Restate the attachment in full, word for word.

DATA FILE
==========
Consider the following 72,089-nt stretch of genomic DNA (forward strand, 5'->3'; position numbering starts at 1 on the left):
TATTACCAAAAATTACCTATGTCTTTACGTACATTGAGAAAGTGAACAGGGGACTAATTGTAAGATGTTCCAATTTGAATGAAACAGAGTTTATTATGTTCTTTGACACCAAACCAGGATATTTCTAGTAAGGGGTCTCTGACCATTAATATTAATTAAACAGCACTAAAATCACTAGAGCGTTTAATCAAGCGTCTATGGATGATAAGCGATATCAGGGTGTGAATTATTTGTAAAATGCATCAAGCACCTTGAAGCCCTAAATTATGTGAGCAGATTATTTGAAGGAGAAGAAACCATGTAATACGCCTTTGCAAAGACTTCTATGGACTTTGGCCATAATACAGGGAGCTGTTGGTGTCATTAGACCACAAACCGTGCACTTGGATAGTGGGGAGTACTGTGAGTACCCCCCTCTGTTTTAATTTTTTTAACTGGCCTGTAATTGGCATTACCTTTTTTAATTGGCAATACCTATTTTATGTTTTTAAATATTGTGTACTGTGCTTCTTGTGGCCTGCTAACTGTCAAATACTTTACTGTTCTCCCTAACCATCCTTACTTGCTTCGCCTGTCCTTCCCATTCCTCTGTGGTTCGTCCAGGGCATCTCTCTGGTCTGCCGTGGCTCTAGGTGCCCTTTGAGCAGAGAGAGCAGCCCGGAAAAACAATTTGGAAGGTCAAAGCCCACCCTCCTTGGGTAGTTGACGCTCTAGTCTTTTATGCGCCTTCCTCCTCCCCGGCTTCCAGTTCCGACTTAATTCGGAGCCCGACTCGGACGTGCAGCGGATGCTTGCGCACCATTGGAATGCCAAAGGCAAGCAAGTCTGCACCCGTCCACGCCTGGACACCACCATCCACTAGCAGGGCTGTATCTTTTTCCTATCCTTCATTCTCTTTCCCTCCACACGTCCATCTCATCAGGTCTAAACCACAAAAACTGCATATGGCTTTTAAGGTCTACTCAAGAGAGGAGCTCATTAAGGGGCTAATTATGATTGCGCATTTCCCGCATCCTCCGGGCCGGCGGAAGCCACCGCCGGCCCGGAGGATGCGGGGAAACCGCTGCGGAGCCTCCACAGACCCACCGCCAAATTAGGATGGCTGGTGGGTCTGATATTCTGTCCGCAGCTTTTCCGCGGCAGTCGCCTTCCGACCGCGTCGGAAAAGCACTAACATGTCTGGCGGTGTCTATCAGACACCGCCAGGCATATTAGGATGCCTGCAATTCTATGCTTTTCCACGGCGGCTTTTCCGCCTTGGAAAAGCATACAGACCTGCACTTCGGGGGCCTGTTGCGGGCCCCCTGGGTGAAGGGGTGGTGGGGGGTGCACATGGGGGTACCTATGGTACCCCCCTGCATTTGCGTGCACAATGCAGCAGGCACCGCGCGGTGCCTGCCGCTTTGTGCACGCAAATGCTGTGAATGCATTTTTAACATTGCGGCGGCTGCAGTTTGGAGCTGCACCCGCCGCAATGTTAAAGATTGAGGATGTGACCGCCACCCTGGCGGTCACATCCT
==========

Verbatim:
Consider the following 72,089-nt stretch of genomic DNA (forward strand, 5'->3'; position numbering starts at 1 on the left):
TATTACCAAAAATTACCTATGTCTTTACGTACATTGAGAAAGTGAACAGGGGACTAATTGTAAGATGTTCCAATTTGAATGAAACAGAGTTTATTATGTTCTTTGACACCAAACCAGGATATTTCTAGTAAGGGGTCTCTGACCATTAATATTAATTAAACAGCACTAAAATCACTAGAGCGTTTAATCAAGCGTCTATGGATGATAAGCGATATCAGGGTGTGAATTATTTGTAAAATGCATCAAGCACCTTGAAGCCCTAAATTATGTGAGCAGATTATTTGAAGGAGAAGAAACCATGTAATACGCCTTTGCAAAGACTTCTATGGACTTTGGCCATAATACAGGGAGCTGTTGGTGTCATTAGACCACAAACCGTGCACTTGGATAGTGGGGAGTACTGTGAGTACCCCCCTCTGTTTTAATTTTTTTAACTGGCCTGTAATTGGCATTACCTTTTTTAATTGGCAATACCTATTTTATGTTTTTAAATATTGTGTACTGTGCTTCTTGTGGCCTGCTAACTGTCAAATACTTTACTGTTCTCCCTAACCATCCTTACTTGCTTCGCCTGTCCTTCCCATTCCTCTGTGGTTCGTCCAGGGCATCTCTCTGGTCTGCCGTGGCTCTAGGTGCCCTTTGAGCAGAGAGAGCAGCCCGGAAAAACAATTTGGAAGGTCAAAGCCCACCCTCCTTGGGTAGTTGACGCTCTAGTCTTTTATGCGCCTTCCTCCTCCCCGGCTTCCAGTTCCGACTTAATTCGGAGCCCGACTCGGACGTGCAGCGGATGCTTGCGCACCATTGGAATGCCAAAGGCAAGCAAGTCTGCACCCGTCCACGCCTGGACACCACCATCCACTAGCAGGGCTGTATCTTTTTCCTATCCTTCATTCTCTTTCCCTCCACACGTCCATCTCATCAGGTCTAAACCACAAAAACTGCATATGGCTTTTAAGGTCTACTCAAGAGAGGAGCTCATTAAGGGGCTAATTATGATTGCGCATTTCCCGCATCCTCCGGGCCGGCGGAAGCCACCGCCGGCCCGGAGGATGCGGGGAAACCGCTGCGGAGCCTCCACAGACCCACCGCCAAATTAGGATGGCTGGTGGGTCTGATATTCTGTCCGCAGCTTTTCCGCGGCAGTCGCCTTCCGACCGCGTCGGAAAAGCACTAACATGTCTGGCGGTGTCTATCAGACACCGCCAGGCATATTAGGATGCCTGCAATTCTATGCTTTTCCACGGCGGCTTTTCCGCCTTGGAAAAGCATACAGACCTGCACTTCGGGGGCCTGTTGCGGGCCCCCTGGGTGAAGGGGTGGTGGGGGGTGCACATGGGGGTACCTATGGTACCCCCCTGCATTTGCGTGCACAATGCAGCAGGCACCGCGCGGTGCCTGCCGCTTTGTGCACGCAAATGCTGTGAATGCATTTTTAACATTGCGGCGGCTGCAGTTTGGAGCTGCACCCGCCGCAATGTTAAAGATTGAGGATGTGACCGCCACCCTGGCGGTCACATCCT